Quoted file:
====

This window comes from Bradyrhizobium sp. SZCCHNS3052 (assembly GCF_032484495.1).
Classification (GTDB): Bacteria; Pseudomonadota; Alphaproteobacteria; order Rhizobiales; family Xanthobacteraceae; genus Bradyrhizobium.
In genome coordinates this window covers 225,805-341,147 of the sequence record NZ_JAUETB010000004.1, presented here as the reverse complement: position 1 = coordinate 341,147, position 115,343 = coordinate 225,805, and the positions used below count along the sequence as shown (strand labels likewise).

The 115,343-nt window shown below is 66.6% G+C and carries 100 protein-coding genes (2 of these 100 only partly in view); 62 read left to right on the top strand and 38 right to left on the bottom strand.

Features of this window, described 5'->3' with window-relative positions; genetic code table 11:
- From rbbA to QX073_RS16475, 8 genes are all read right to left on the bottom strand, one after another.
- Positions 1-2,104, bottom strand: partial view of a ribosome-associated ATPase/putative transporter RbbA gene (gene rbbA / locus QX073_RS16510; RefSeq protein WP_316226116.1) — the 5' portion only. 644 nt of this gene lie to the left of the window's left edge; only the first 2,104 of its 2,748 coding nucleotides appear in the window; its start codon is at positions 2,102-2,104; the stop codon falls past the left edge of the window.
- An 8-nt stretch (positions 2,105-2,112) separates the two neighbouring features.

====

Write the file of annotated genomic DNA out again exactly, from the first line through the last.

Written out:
This window comes from Bradyrhizobium sp. SZCCHNS3052 (assembly GCF_032484495.1).
Classification (GTDB): Bacteria; Pseudomonadota; Alphaproteobacteria; order Rhizobiales; family Xanthobacteraceae; genus Bradyrhizobium.
In genome coordinates this window covers 225,805-341,147 of the sequence record NZ_JAUETB010000004.1, presented here as the reverse complement: position 1 = coordinate 341,147, position 115,343 = coordinate 225,805, and the positions used below count along the sequence as shown (strand labels likewise).

The 115,343-nt window shown below is 66.6% G+C and carries 100 protein-coding genes (2 of these 100 only partly in view); 62 read left to right on the top strand and 38 right to left on the bottom strand.

Features of this window, described 5'->3' with window-relative positions; genetic code table 11:
- From rbbA to QX073_RS16475, 8 genes are all read right to left on the bottom strand, one after another.
- Positions 1-2,104, bottom strand: partial view of a ribosome-associated ATPase/putative transporter RbbA gene (gene rbbA / locus QX073_RS16510; RefSeq protein WP_316226116.1) — the 5' portion only. 644 nt of this gene lie to the left of the window's left edge; only the first 2,104 of its 2,748 coding nucleotides appear in the window; its start codon is at positions 2,102-2,104; the stop codon falls past the left edge of the window.
- An 8-nt stretch (positions 2,105-2,112) separates the two neighbouring features.